Theater of the Fantabulous

Before I start I’ll just say this - my review might be tainted by the fact that the star of the show kissed me on the lips in the last scene… We ask ourselves what our goals as theater artists are. What do people expect us to do in this day and age? Some want entertainment, others look to be moved. Some come to watch an idea processed in a new way, to return for an evening to something concrete and physical in the midst of the digital age. Aristotle said theater should “delight and instruct.” Others have said that a play should drive people to political action. Or just to join a few people’s consciousnesses for a couple hours in a space – to create community. Nowadays it seems that often an audience wants to see an artist's process, to watch him work through his issues in front of them. In The Lily’s Revenge Taylor Mac and his grandiose crew of 40 performers and 80 collaborators provide all of the above.

They have plenty of time to do it, too, in the five hours (not a typo) of this fantabulous saga. What allows for these five hours to not feel long is the sensible way in which the evening is structured. There are three long intermissions, with activities, a dance floor and a bar. There are five different parts to the play, each helmed by a different director, and as such a new artistic feel every time you come back into the theater to watch the next part. Each part is of a slightly different genre, ranging from a poetic Theater of Flowers (perhaps a nice definition for the entire evening), to dance theater, to video, to Japanese-influenced morality tale.

What makes it all gel is that it never feels like high art. While each one of the beautiful, outrageous costumes (reason enough to come to HERE Arts Center to see the show) is a work of art by itself (design by Machine Dazzle), and the musical accompaniment (composed by Rachelle Garniez), the singing of the actors, and the movement of the dancers are all graceful and strong, Mac makes sure to keep his crew firmly on the level of his spectators. Even when the play addresses grand philosophical questions – the basic setup of the plot is a contemporary comment on Heidegger – it does so with an American simplicity that keeps everyone feeling included. How could you not when the actors’ dressing room turns into a disco at every intermission? Or when you walk into the bathroom and find Taylor serenading you with a ukulele as you urinate?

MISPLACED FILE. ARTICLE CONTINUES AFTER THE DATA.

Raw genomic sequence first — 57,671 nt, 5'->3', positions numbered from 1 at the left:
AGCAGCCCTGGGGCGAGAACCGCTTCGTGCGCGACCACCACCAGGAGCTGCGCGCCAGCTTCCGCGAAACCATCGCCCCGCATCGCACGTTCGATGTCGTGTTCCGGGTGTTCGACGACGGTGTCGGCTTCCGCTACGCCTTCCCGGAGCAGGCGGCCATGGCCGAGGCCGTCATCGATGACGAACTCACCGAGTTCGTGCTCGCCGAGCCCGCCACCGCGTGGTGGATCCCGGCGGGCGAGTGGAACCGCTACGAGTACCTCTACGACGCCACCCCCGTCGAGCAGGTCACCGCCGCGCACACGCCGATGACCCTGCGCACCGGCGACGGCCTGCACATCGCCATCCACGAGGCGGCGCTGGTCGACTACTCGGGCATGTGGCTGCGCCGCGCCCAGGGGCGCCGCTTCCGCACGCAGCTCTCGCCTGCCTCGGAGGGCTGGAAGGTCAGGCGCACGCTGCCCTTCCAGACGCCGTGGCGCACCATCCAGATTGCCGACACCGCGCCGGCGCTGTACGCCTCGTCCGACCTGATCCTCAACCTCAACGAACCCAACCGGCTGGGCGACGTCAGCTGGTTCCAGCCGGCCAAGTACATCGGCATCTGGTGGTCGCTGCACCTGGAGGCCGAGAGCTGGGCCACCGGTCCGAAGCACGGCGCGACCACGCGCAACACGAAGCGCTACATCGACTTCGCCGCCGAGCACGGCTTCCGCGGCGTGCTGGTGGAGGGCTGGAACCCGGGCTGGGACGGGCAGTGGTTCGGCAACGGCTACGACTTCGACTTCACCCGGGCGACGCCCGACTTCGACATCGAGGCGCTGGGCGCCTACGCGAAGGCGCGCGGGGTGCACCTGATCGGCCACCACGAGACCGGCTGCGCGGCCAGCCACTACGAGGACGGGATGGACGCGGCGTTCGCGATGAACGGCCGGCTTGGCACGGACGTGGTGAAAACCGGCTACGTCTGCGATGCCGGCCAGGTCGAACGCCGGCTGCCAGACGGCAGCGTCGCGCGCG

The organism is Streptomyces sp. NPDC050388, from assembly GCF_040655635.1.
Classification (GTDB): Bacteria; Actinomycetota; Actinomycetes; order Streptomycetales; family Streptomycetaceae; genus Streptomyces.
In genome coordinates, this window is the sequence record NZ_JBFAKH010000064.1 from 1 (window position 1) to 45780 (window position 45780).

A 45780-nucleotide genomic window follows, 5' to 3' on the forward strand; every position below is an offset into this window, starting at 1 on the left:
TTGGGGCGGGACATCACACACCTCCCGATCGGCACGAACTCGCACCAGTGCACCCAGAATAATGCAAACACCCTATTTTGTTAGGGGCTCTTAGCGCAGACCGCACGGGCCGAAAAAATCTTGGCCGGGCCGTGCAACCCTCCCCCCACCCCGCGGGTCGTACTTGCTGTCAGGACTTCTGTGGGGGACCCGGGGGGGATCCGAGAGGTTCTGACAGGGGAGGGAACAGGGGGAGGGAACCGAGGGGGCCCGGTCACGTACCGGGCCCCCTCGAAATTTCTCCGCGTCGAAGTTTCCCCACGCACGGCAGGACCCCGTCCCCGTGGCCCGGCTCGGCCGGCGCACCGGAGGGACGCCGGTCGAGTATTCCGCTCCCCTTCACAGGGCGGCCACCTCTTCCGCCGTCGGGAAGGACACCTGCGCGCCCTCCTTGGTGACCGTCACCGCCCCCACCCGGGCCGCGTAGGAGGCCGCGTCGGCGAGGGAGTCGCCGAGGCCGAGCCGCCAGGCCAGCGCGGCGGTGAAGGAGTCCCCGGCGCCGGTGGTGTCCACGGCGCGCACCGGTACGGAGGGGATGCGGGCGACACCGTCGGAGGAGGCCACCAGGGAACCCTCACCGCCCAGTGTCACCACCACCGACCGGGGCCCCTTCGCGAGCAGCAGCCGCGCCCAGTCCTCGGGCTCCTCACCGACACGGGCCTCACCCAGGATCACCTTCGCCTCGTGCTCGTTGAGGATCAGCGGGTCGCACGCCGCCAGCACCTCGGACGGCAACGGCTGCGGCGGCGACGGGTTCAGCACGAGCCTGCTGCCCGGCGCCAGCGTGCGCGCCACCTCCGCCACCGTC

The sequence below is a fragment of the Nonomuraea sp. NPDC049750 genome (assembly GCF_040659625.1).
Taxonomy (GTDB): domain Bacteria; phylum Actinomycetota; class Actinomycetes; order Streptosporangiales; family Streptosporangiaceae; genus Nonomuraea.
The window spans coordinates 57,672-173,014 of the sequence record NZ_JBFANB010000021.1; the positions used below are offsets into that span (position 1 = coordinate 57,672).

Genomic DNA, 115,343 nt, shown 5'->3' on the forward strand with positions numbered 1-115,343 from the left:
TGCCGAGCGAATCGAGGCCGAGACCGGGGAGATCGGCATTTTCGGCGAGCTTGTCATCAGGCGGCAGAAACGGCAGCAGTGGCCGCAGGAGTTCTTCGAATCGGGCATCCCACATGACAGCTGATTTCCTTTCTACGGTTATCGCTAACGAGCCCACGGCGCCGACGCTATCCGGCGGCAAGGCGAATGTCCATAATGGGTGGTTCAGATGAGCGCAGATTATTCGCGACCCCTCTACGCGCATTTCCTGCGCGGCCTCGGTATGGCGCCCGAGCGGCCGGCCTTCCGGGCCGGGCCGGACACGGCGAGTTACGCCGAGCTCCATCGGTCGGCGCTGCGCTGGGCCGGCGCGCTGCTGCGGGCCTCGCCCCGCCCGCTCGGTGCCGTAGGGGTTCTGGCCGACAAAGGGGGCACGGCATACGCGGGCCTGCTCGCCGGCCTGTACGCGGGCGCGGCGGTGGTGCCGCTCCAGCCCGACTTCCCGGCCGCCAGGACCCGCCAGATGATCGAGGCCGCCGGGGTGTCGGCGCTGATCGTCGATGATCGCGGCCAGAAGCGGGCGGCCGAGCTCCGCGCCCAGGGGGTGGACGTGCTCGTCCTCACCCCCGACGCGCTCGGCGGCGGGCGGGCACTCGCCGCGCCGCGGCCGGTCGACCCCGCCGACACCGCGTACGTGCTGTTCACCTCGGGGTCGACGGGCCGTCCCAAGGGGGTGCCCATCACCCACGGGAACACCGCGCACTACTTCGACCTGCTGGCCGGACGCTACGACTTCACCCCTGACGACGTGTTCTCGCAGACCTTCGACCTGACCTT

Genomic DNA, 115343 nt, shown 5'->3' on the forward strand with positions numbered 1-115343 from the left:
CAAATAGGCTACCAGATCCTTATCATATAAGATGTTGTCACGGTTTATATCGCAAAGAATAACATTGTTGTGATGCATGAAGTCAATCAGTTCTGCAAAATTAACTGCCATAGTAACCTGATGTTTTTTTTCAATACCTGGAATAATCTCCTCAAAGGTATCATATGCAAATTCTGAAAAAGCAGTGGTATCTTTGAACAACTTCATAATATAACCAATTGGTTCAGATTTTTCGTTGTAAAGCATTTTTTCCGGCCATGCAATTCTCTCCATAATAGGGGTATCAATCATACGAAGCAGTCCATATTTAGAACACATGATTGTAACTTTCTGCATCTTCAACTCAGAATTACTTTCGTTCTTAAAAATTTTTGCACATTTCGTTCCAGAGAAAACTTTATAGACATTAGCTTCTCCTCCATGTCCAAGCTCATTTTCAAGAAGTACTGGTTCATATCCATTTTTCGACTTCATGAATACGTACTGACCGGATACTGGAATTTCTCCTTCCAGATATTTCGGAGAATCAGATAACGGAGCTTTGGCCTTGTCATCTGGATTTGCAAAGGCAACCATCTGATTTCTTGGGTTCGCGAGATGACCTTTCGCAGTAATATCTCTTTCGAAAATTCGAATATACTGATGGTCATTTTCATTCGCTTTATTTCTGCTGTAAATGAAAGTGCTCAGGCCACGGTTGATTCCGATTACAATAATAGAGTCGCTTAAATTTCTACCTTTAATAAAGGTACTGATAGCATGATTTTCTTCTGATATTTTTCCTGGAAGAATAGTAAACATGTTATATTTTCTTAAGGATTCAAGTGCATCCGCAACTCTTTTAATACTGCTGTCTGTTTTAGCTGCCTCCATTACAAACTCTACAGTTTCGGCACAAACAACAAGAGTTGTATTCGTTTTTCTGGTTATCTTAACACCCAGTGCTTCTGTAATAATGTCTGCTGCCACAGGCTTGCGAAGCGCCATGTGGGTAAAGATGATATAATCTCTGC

Theatricality aside, the evening deals with the question of marriage. The writer, it seems, has struggled with this one, so much so that he needed five hours to express his feelings about it. In one of the Kyogens, or intermission activities, audience members are invited to let their rage out on a specific marriage related issue. They are handed a stick and get to pound an inflated rubber doll with name-tags like “gay marriage,” until the doll gives in and stops trying to rise back to her feet.

The story the play tells is about a lily (played by Taylor Mac with his usual magnetism) who decides to become a man in order to marry a woman. The woman (Amelia Zirin Brown) gives him the course of the play to succeed or she will marry her other suitor (Frank Paiva), a plain heterosexual male that sings the memorable line: “I think of pornographic images when I make love to you.” The lily then goes on an epic journey, meets other flowers, makes her way to Ecuador and all the way back to the woman, only to realize she (or rather he at this point) would rather not.

Mac makes his peace with marriage by the end of the play, but the demons must be exorcized along the way. The third part of the play, directed and choreographed by Faye Driscoll, is a powerful wedding nightmare expressed brilliantly through the movement of six talented actor/dancers. This part brings back a character from the first part of the play, the villain of The Lily’s Revenge, Curtain, the God of Longing and the son of Time. In this scene Curtain (a delightfully Wonderland James Tigger Ferguson) shrinks from an entire wall to a red napkin (barely) covering his penis.

The Curtain does make a resurgence in the final part of the play, but only to lose to Lily’s here and now, as the entire cast gathers on the stage to make merry, and Taylor Mac himself appears, this time not as a flower, and speaks to us earnestly as a person (if you’re lucky you might get kissed too - sit in the front row if you want it, further back if you don’t). Then this five hour community disperses, and we each carry our little thoughts and joys away.

The Lily’s Revenge is the type of show that New York City makes, and makes New York City. Just as Mr. Mac is paying tribute in his work to the downtown greats of the 1970’s Theater of the Ridiculous, so will theater artists in this city’s future be building upon his theatrical contributions for years to come.

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